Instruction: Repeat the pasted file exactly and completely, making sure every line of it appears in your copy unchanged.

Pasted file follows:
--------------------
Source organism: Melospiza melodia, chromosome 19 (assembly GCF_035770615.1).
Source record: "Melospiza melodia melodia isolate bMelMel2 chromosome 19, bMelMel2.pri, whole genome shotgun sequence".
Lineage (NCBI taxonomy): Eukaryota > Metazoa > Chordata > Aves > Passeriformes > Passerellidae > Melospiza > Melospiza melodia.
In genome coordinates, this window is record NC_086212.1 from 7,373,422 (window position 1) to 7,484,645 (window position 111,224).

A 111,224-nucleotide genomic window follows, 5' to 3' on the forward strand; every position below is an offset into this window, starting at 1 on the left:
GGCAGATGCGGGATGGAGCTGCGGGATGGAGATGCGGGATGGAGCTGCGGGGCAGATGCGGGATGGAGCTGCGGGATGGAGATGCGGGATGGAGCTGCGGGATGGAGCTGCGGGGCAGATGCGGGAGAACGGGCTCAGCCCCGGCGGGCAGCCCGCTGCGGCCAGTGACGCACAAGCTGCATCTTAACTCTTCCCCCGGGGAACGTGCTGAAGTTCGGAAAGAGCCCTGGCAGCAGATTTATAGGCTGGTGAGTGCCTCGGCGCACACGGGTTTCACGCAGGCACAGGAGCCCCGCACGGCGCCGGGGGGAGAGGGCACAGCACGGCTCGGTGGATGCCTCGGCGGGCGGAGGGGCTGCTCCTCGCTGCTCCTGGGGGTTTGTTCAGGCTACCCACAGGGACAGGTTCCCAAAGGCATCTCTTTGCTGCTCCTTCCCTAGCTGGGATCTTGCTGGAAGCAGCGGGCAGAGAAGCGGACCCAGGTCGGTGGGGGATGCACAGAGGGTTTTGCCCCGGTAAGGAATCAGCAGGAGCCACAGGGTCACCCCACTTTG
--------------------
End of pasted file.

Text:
Source organism: Melospiza melodia, chromosome 19 (assembly GCF_035770615.1).
Source record: "Melospiza melodia melodia isolate bMelMel2 chromosome 19, bMelMel2.pri, whole genome shotgun sequence".
Lineage (NCBI taxonomy): Eukaryota > Metazoa > Chordata > Aves > Passeriformes > Passerellidae > Melospiza > Melospiza melodia.
In genome coordinates, this window is record NC_086212.1 from 7,373,422 (window position 1) to 7,484,645 (window position 111,224).

A 111,224-nucleotide genomic window follows, 5' to 3' on the forward strand; every position below is an offset into this window, starting at 1 on the left:
GGCAGATGCGGGATGGAGCTGCGGGATGGAGATGCGGGATGGAGCTGCGGGGCAGATGCGGGATGGAGCTGCGGGATGGAGATGCGGGATGGAGCTGCGGGATGGAGCTGCGGGGCAGATGCGGGAGAACGGGCTCAGCCCCGGCGGGCAGCCCGCTGCGGCCAGTGACGCACAAGCTGCATCTTAACTCTTCCCCCGGGGAACGTGCTGAAGTTCGGAAAGAGCCCTGGCAGCAGATTTATAGGCTGGTGAGTGCCTCGGCGCACACGGGTTTCACGCAGGCACAGGAGCCCCGCACGGCGCCGGGGGGAGAGGGCACAGCACGGCTCGGTGGATGCCTCGGCGGGCGGAGGGGCTGCTCCTCGCTGCTCCTGGGGGTTTGTTCAGGCTACCCACAGGGACAGGTTCCCAAAGGCATCTCTTTGCTGCTCCTTCCCTAGCTGGGATCTTGCTGGAAGCAGCGGGCAGAGAAGCGGACCCAGGTCGGTGGGGGATGCACAGAGGGTTTTGCCCCGGTAAGGAATCAGCAGGAGCCACAGGGTCACCCCACTTTG